Our First Amendment right placed second

By Matthew Hernberg

I am writing this opinion piece to set the record straight on what I wrote about on the “Young America’s Foundation New Guard Blog.” First, those who want to misidentify, ignorantly or willingly, what I said in order to fit their narrative is up to them. We have a more pressing issue at hand on this campus — our First Amendment right.

The knee-jerk reaction of my blog post that led to the internet witch hunt brought with it not only hateful comments from internet trolls, but also provided an opportunity for significant threats to be made. Specifically, personal information about my family members was posted.

In addition, the opinion piece written by Opinions Editor Tom Kozlowski, which was nothing more than a half page personal attack, really makes you wonder if those who say they are for equality and tolerance really mean it. Can you really speak your mind without those close to you being threatened? Isn’t this America — our America, our state, our campus?

I would like to point out that the beauty of the First Amendment is that it allows us the freedom to agree or disagree with each other. However, this does not make it appropriate for a person’s well-being to be threatened at the same time.

Sure, what I wrote on the blog is debatable, as are a lot of things in politics, but the posting of personal information about loved ones is really crossing the line. Of course I was expecting disagreement, that’s the purpose of opining: to excite what many would agree to be an apathetic campus. Nevertheless, I was not expecting a vicious Internet witch hunt.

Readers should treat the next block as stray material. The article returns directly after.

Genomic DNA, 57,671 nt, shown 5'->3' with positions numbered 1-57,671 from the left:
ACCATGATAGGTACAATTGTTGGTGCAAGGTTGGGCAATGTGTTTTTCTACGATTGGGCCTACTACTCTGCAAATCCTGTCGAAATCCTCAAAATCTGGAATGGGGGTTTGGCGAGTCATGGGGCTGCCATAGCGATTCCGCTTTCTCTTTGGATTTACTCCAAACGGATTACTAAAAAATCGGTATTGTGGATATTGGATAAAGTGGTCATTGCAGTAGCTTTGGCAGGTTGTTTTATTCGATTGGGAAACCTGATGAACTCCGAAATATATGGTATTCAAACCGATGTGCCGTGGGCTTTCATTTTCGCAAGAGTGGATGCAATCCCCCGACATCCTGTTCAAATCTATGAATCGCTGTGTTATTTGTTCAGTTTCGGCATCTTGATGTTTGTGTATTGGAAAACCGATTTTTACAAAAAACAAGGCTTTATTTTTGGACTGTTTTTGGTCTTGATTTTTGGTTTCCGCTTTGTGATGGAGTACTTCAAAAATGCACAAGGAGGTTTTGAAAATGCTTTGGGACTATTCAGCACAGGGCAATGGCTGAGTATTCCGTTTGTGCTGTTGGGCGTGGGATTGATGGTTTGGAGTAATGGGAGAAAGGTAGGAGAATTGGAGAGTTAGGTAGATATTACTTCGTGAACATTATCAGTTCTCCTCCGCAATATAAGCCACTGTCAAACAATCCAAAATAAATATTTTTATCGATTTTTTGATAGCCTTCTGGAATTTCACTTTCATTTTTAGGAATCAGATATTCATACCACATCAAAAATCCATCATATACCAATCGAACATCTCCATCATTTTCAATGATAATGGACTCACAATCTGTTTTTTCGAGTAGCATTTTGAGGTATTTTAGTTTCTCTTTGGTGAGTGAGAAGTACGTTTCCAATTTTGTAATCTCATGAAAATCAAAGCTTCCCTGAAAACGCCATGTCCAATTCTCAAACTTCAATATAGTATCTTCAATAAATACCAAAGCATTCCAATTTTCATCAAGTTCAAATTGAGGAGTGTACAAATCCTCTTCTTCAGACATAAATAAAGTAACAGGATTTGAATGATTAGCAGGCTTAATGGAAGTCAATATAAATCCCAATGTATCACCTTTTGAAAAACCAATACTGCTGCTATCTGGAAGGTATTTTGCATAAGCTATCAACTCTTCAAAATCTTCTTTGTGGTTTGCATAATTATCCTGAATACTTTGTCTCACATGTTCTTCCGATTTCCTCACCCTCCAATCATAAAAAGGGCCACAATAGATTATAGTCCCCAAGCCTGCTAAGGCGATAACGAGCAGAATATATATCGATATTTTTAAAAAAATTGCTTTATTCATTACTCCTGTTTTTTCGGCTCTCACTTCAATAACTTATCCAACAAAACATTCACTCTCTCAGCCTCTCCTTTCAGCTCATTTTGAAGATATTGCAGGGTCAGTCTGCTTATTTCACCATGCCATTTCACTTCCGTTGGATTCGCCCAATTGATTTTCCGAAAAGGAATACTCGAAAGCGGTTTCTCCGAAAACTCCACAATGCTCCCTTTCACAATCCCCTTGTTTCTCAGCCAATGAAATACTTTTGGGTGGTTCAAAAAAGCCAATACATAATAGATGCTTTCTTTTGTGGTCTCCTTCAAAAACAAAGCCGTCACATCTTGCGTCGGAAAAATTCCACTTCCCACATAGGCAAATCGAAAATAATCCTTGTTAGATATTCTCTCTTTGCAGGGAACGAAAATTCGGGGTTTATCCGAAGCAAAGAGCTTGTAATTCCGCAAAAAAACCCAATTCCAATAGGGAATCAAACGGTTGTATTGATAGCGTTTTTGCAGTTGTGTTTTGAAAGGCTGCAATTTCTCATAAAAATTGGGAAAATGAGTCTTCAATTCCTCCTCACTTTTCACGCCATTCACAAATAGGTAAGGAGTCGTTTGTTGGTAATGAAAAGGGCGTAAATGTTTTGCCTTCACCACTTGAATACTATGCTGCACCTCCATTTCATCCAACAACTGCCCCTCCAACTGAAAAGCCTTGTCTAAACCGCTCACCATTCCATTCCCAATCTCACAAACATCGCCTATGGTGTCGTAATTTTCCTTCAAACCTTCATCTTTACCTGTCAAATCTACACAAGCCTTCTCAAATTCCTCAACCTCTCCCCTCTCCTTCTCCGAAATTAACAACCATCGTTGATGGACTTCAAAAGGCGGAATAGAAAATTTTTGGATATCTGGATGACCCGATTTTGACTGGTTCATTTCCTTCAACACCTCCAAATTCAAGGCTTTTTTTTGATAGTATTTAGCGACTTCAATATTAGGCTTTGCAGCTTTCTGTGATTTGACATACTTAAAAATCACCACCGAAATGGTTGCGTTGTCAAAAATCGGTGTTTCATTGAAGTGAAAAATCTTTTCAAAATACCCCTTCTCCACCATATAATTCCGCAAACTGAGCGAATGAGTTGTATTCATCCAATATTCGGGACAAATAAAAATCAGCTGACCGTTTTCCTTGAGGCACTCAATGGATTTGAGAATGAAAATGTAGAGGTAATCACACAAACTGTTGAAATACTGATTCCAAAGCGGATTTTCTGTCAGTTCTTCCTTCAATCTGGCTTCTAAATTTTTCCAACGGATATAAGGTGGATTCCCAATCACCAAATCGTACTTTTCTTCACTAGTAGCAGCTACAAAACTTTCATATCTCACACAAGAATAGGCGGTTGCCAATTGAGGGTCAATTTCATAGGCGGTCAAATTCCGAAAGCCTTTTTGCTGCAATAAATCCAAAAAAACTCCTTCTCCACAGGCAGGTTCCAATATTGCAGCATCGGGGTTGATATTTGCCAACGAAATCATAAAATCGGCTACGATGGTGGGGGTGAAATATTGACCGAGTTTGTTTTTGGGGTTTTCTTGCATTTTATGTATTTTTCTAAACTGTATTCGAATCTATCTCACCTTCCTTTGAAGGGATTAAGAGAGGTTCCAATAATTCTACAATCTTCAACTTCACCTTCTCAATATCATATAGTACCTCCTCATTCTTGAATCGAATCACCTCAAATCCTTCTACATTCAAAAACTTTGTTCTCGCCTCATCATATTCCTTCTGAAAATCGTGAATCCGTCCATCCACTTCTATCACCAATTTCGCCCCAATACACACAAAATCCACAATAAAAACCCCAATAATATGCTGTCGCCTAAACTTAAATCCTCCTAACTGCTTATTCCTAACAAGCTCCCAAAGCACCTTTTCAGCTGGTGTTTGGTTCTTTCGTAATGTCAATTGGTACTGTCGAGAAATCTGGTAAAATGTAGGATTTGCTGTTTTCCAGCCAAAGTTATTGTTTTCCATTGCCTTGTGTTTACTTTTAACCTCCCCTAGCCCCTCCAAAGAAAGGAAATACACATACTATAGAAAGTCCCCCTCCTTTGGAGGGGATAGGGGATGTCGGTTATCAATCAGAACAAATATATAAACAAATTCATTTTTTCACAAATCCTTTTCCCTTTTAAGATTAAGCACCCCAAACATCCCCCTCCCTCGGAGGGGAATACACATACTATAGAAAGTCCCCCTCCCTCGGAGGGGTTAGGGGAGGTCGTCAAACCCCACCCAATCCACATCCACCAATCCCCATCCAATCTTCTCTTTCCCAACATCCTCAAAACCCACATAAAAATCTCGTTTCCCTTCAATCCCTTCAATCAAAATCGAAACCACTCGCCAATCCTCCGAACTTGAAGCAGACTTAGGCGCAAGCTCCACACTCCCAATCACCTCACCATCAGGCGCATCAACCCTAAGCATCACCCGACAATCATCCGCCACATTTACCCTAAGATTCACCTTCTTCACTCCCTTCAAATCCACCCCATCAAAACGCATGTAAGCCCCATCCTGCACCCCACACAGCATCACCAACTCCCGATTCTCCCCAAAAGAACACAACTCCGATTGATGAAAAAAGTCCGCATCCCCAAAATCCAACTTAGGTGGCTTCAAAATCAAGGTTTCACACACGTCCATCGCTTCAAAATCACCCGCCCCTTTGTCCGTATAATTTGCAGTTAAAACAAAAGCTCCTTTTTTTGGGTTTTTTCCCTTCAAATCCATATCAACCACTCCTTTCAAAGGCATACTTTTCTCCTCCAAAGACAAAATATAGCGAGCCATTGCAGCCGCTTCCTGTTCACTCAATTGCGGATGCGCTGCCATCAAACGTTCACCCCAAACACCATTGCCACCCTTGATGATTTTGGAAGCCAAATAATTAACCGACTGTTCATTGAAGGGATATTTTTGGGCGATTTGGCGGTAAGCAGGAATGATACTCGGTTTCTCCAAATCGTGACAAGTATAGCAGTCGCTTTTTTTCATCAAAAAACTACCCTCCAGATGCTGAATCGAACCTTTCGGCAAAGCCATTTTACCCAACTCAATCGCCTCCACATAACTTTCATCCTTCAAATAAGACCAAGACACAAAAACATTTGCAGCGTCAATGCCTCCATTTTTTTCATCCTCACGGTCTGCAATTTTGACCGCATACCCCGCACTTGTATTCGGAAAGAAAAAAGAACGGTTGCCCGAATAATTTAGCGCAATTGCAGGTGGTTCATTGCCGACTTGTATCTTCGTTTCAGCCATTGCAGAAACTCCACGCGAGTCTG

How can we truly have thoughtful discourse if we are too busy worrying about being threatened? It is sad that we are at a point in our culture that I have to defend my First Amendment right of free speech against a particular group and individuals that espouse to be cultivators of open-mindedness. If they don’t represent what they say they do, then what do they really represent?

Those who saw the viciousness and vulgarity of the individuals and their various club members were just as shocked as I was in their extent of attacking me for merely expressing an opinion.

For anyone who is a young conservative like myself, not a Republican, they know that conservatism is about conserving our liberty, conserving the laws set forth in our Constitution and conserving our founding principles.

My blog post was a criticism of the philosophy behind a particular equality movement, which I view as based on égalité, which is not a founding principle of our country.

I attempted to convey the bigger picture that in an effort to have equality of results, in turn, limits the equality of opportunity for others.

Nevertheless, I am secure enough in my political philosophy to know that what I wrote was not hateful nor was its purpose to harm anyone. I am also secure enough in my beliefs to know that the status label that’s given to us conservatives is fascist, and both historically ignorant and false.

Lastly, this is about our First Amendment right to freely express ourselves. I wish Tom, who I sit behind in my Comparative Politics class, had turned around and took the time to ask me a few questions. I mean, I took the time to do my homework before I wrote my blog post, and you would figure he should have to do the same, especially, if he’s going to dedicate a half-page spread of slander with my name written all over it.

As a student body, we need to ask ourselves: are we paying for ourselves to be monolithic thinkers or are we investing in ourselves to be independent leaders in learning who are not afraid to question?